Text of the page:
Compass needle, magnetic field and current

In summary, the problem involves Eric using his compass to check the direction to north. However, a current running through a cable two meters below him causes the needle to turn wrong. To determine the angle deviation, the horizontal component of Earth's magnetic field and the current are given. Using the formula B = k * I/a, the resulting vertical component is calculated. Then, using the tangent inverse of the ratio of the horizontal and vertical components, the angle between the vertical component and the resulting vector is determined to be 71.57 degrees. However, this may not be entirely accurate due to assumptions made and the unknown current direction.
  • #1

Homework Statement


Eric looks at his compass to check the direction to north. At a point two (2.0) meters below Eric, a cable is drawn from south to north and the current running through the cable is 50 Amperes. This current makes the compass needle turn wrong. How big is the angle deviation if the horizontal component of Earth's magnetic field has the value 15*10^-6 Tesla?

Homework Equations


We know the distance between the compass and the cable, since I don't know which formula that can be applied yet I will just call it a = 2.0 meters.
Current, I = 50 A. Horizontal component of magnetic field from earth, 15*10^-6 Tesla.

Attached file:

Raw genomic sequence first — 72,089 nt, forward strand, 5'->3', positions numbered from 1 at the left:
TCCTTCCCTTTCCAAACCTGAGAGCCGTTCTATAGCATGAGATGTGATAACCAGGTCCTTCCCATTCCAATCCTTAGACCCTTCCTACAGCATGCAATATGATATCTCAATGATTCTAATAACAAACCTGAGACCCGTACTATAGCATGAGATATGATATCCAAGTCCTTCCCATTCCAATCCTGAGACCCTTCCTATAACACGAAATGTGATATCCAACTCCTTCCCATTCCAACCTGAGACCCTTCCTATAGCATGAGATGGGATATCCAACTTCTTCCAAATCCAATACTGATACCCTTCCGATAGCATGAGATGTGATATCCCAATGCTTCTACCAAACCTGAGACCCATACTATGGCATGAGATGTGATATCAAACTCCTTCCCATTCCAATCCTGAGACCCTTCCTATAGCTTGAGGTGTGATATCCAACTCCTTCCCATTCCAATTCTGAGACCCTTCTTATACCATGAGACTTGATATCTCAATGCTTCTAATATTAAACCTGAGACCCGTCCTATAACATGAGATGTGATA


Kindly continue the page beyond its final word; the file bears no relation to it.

Some equations that could help:
B = k * I/a where k is a constant 2.0*10^-7 Tm/A.

The Attempt at a Solution


He is standing directly above the cable which points to north. We know the horizontal component of the magnetic field from earth, but wouldn't that mean the compass needle points to the right or left (since it is a horizontal component) and therefore he isn't facing north?

Let's forget what I just said and still try do attempt at some sort of solution.

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Using the formula we have, we'd get that B = k * I/a. So =>
2.0*10^-7 * (50/2) = 2.0*10^-7 * 25 = 5*10^-6. So the vertical component is that.

Now to calculate the angle between the vertical component and the resulting vector ("hypothenuse") we use tan^-1 ((15*10^-6)/(5*10^-6)) and I get 71.57 degrees. So the total difference caused by the cable is 71.57 degrees.

I strongly doubt this, since a lot had to be assumed. Where did I go wrong?
 
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  • #2
BadatPhysicsguy said:
So the vertical component is that.
What do you mean with "vertical"?
BadatPhysicsguy said:
So the total difference caused by the cable is 71.57 degrees.
Be careful what the 72 degrees are relative to.
Simple cross-check: 15 is larger than 5, so is the resulting field closer to the direction of the magnetic field of Earth or the one from the cable?
Apart from that, it looks good.
 
  • #3
mfb said:
What do you mean with "vertical"?
Be careful what the 72 degrees are relative to.
Simple cross-check: 15 is larger than 5, so is the resulting field closer to the direction of the magnetic field of Earth or the one from the cable?
Apart from that, it looks good.

With vertical I mean the component that goes with the cable. I don't really know how the compass needle moves, I can only assume it deviates 72 degrees from whatever point it started, but I don't know if it is to the right or the left. How do I think here?
 
  • #4
BadatPhysicsguy said:
With vertical I mean the component that goes with the cable.